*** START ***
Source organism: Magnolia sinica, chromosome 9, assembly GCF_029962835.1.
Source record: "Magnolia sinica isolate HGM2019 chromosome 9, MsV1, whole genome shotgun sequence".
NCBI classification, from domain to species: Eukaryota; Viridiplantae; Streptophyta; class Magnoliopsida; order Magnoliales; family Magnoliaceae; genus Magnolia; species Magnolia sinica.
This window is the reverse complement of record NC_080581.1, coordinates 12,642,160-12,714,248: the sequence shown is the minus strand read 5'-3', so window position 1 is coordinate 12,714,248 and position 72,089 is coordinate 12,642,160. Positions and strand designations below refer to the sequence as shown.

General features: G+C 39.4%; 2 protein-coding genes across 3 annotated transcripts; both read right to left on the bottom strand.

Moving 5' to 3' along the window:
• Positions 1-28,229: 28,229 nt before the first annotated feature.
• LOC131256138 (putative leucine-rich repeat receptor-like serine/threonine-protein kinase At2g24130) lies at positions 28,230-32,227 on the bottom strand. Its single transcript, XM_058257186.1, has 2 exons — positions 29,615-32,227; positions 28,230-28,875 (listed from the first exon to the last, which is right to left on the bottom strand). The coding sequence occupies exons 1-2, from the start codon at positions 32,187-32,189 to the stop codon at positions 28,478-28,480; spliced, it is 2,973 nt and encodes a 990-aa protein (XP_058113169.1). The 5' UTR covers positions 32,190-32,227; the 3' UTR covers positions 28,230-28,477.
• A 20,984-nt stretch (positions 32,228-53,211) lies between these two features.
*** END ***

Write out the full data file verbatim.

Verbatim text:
Source organism: Magnolia sinica, chromosome 9, assembly GCF_029962835.1.
Source record: "Magnolia sinica isolate HGM2019 chromosome 9, MsV1, whole genome shotgun sequence".
NCBI classification, from domain to species: Eukaryota; Viridiplantae; Streptophyta; class Magnoliopsida; order Magnoliales; family Magnoliaceae; genus Magnolia; species Magnolia sinica.
This window is the reverse complement of record NC_080581.1, coordinates 12,642,160-12,714,248: the sequence shown is the minus strand read 5'-3', so window position 1 is coordinate 12,714,248 and position 72,089 is coordinate 12,642,160. Positions and strand designations below refer to the sequence as shown.

General features: G+C 39.4%; 2 protein-coding genes across 3 annotated transcripts; both read right to left on the bottom strand.

Moving 5' to 3' along the window:
• Positions 1-28,229: 28,229 nt before the first annotated feature.
• LOC131256138 (putative leucine-rich repeat receptor-like serine/threonine-protein kinase At2g24130) lies at positions 28,230-32,227 on the bottom strand. Its single transcript, XM_058257186.1, has 2 exons — positions 29,615-32,227; positions 28,230-28,875 (listed from the first exon to the last, which is right to left on the bottom strand). The coding sequence occupies exons 1-2, from the start codon at positions 32,187-32,189 to the stop codon at positions 28,478-28,480; spliced, it is 2,973 nt and encodes a 990-aa protein (XP_058113169.1). The 5' UTR covers positions 32,190-32,227; the 3' UTR covers positions 28,230-28,477.
• A 20,984-nt stretch (positions 32,228-53,211) lies between these two features.